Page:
In his "CM: the Next Generation" series, Joe Farah gives us a glimpse into the trends that CM experts will need to tackle and master based upon industry trends and future technology challenges.
I don't really think so. It is a winner. We like to look at various open source tools and use them fairly heavily. But there are some aspects of open source development that I would like to consider from a management perspective. They deal with innovation and excellence; architecture and entrepreneurship.
If I'm looking for software that's going to meet a standard, I can't go wrong with open source. Maybe today it falls short, but as the momentum for a particular product development picks up, it will exceed competitive solutions. In the early 90s it seemed to be a risk to go with the GNU C/C++ compilers. It quickly became apparent, though, that Gnu would set the standard for C/C++, for Make, etc. We hedged our bets and eventually went over to GNU.
Then we started looking at other things. What about Open Office? Great compatibility, but perhaps it could use some downsizing. Not to worry, right? It's open, we could do the downsizing ourselves if necessary. Well, no. Why? I find it's almost as big an investment to adapt open source code, as it is to write a separate application. Then there's trying to get the adaptations into the core of the development stream. Put the ideas out there in the form of feature requests and they will get picked up and implemented.
So what's the problem, you ask? Well, software is getting big and hard to manage. With so many hands in the pie, even if there's common ground on what should be part of the product, the architecture begins to suffer. There's no room for simplicity. There's little room for the orthoganal architecture that optimizes the results. Then there's momentum: just try to change the direction. The problem is that open source development is primarily a feature-driven exercise.
I know a lot of commercial endeavors are the same. In fact, Microsoft didn't excel because of its technology. There were better operating systems around, and even today I find it incredible that I can't do so many things that 30 years ago I could do with Unix, such as redirecting my display for a given application or resizing my "shell" window. So, commercial's not always better. But it could be.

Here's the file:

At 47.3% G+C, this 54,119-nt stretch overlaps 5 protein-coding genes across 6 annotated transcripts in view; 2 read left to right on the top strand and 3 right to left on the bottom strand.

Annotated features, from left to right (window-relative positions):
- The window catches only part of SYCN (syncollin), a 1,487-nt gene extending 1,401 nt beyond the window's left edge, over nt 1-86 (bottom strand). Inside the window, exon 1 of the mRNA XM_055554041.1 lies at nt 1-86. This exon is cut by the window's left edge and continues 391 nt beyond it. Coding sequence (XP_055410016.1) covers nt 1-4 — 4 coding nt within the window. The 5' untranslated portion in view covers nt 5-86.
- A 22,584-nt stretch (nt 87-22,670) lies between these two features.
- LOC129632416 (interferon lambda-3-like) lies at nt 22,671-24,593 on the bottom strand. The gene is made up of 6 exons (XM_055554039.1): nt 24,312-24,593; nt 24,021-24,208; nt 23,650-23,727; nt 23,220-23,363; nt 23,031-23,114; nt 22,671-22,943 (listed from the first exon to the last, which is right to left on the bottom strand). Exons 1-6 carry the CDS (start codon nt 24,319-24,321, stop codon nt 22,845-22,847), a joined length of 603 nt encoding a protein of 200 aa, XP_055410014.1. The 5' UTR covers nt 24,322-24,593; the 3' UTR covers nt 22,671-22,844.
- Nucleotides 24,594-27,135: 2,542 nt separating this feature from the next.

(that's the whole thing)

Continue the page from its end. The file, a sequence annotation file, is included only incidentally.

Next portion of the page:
With open source you may have a visionary, and even a vision, but it's hard to attain. With a focused drive to attain a vision, a commercial development effort can yield terrific results. That's how VNC came about. That's even how Unix came about. And it's great that open source was there to pick these both up when they were in danger of losing a marketing battle. But where has the little Unix kernel gone. Because there are Open tools, widgets, gadgets, you-name-it, they have been absorbed, not because of their simple design architecture, but because of their function, and perhaps their functional architecture. As a result, my Gigabyte-memory computer takes longer to boot up than did my 1MB Atari ST of 20 years ago. I could do word processing, desktop publishing, spreadsheets, games, etc. The network wasn't there yet, so it may be a bit unfair to compare.
So my first complaint is that it's hard to take a vision forward within an open source development framework.
Now let's get to the CM side of things. Open source means CVS. There are a lot of add-ons, as well, but the open source architecture will prevent CVS from really going places. Perhaps a next generation open source CM product will appear, though! So what's the difference between CVS and CM+, Accurev, MKS, etc.? CVS has established a framework that really won't be challenged by its development team. CM+ made some dramatic advances with allowing dedicated teams for dedicated periods of time and augment the vision.
Process workflow engine, dedicated effort. GUI generation engine, dedicated effort. Active workspace, dedicated effort. These are much harder to do in an open source community. You have to have a vision, battle it out with other visions, and sell it to the gatekeepers, etc., all across a global network of "owners". It's just easier to take many little steps. Put 100 new features on next year's model car, though, and you don't get a winner. You have to have the vision for where the car is going, work closely with others as to how to get there and then let the feature set fall out of this work. You can't just paste the features together to get a new model.